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10 Effective Multisensory Writing Activities for Kids

Nov. 5, 2018

From pencil grip to letter formation, mastering these seemingly simple foundational tasks can be challenging for kids to grasp, and frustrating for parents to teach. Coupled with the fact that teaching strategies have changed wildly over the years, teaching your child to write can be daunting task. Fortunately, there are better techniques to introduce kids to writing without the tears and frustration. Let’s explore a more effective approach to teach kids beginning handwriting using multisensory writing activities

multisensory writing

Multisensory Approach to Writing, and Why You Should Use It 

While students can and do excel using more traditional teaching approaches, teachers and researchers have found that many struggle to learn both reading and writing. Long ago, the common thought was that teachers simply impart information upon students. We know now that learning just doesn’t work that way. All kids are different, and have varying ways of learning information and acquiring skills. 

Just like adults, all kids are individuals and learn in their own unique ways. Some kids are visual learners, while others are auditory or kinesthetic learners. Because smells trigger memories and emotion, it’s possible that kids can make associations and learn through the sense of smell as well. Since learning works in conjunction with our senses, it makes sense that learning activities should appeal to a student’s individual learning style. 

Effective multisensory writing activities help children learn to write in a variety of ways that doesn’t involve merely picking up a pencil, even if that is the end goal. Instead, these activities will stimulate a child’s learning by teaching to multiple senses at once. Multisensory techniques stimulate learning and memory, and are great for all kids, including struggling readers, or those with learning difficulties and delays.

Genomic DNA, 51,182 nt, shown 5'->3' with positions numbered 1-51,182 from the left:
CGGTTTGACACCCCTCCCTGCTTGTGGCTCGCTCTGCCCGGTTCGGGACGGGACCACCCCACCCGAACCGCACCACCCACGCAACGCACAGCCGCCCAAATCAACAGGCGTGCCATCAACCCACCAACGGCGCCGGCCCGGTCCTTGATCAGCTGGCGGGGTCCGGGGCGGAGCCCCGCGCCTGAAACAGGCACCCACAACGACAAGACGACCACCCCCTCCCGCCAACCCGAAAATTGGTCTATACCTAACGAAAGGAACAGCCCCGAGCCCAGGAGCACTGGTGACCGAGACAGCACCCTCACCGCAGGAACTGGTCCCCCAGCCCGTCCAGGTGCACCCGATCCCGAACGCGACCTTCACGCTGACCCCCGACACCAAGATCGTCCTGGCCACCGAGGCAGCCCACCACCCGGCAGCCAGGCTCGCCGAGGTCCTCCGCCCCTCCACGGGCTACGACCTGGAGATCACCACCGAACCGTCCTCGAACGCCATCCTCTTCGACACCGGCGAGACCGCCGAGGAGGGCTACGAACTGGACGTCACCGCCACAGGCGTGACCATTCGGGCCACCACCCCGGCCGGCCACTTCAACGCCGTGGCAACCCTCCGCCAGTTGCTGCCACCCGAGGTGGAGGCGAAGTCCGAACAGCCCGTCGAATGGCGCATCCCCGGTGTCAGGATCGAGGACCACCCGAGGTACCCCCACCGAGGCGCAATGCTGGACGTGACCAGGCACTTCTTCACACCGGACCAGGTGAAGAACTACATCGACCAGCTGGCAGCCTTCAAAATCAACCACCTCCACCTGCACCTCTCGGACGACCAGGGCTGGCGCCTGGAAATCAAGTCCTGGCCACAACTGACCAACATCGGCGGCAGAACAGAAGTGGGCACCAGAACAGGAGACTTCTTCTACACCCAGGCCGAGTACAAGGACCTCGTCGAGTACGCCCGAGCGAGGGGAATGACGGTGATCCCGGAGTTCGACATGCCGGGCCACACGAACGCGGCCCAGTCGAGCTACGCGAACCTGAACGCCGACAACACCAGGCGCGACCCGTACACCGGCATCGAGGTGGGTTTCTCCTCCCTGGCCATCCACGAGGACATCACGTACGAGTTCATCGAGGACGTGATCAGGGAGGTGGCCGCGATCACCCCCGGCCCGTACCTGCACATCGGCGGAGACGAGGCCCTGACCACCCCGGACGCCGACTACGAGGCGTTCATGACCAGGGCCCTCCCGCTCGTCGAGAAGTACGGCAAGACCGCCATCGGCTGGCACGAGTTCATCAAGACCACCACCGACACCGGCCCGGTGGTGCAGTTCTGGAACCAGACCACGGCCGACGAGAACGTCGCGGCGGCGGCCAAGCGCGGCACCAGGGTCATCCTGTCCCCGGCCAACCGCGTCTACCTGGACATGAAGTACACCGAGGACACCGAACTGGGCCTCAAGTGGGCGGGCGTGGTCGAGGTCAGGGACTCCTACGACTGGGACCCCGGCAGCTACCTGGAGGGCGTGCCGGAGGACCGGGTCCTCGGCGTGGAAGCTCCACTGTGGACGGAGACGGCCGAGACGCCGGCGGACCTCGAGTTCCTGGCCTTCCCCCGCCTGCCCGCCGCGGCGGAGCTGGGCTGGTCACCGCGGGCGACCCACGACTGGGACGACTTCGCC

If you’re sold on using multisensory writing approaches as a better way to introduce writing, let’s take a look at specific activities you can use at home to inspire early handwriting skills. 

Simple Yet Effective Multisensory Writing Activities and Techniques

Effective multisensory writing activities

Use Writing Trays 

Writing trays are an awesome way to stimulate the senses and encourage early handwriting skills and proper letter formation. Find a disposable, shallow baking tray and fill it with any textured material you have on hand.

You can use dry rice, cornstarch, sugar, sand, salt, or cornmeal. Feel free to use gel food coloring to add a little extra fun for your child! Print out letter formation cards or worksheets that your child will follow when making the letters in the tray. Instruct him or her to form each letter using a finger or the eraser end of a pencil. Use separate trays and fill them with different textures for specific letters for enhanced sensory learning! 

Ziploc Sensory Writing Bags

This fun multisensory writing activity combines sight and tactile learning, much like the idea above, but in an exciting new way! Fill a quart-sized freezer bag with colored hair gel, or add food coloring to clear hair gel in the bag. To jazz it up, add glitter to the bag to make it sparkle and shine!  Zip the bag up tight and lay flat across a table, evenly distributing the gel. Using a finger or a Q-tip, encourage your child to trace letters on the bag using the correct writing strokes for each letter. 

Add Smells and Textures to Paint or Glue

Get out the art supplies, things are about to get messy! This activity combines visual and tactile methods, while adding a little smell into the mix! Using construction paper, first have your child use paint and paintbrushes to form letters. While the paint is still wet, help your child sprinkle something smelly to make for a fun and memorable learning experience!

Use cinnamon, garlic, or onion powder to scent the letters. After using paint, encourage your child to use liquid school glue and form letters by squeezing the bottle using the correct strokes for each letter. Before the glue dries, sprinkle materials of varying textures, such as coffee grounds, glitter, or sea salt. 

Playdoh Letter Formation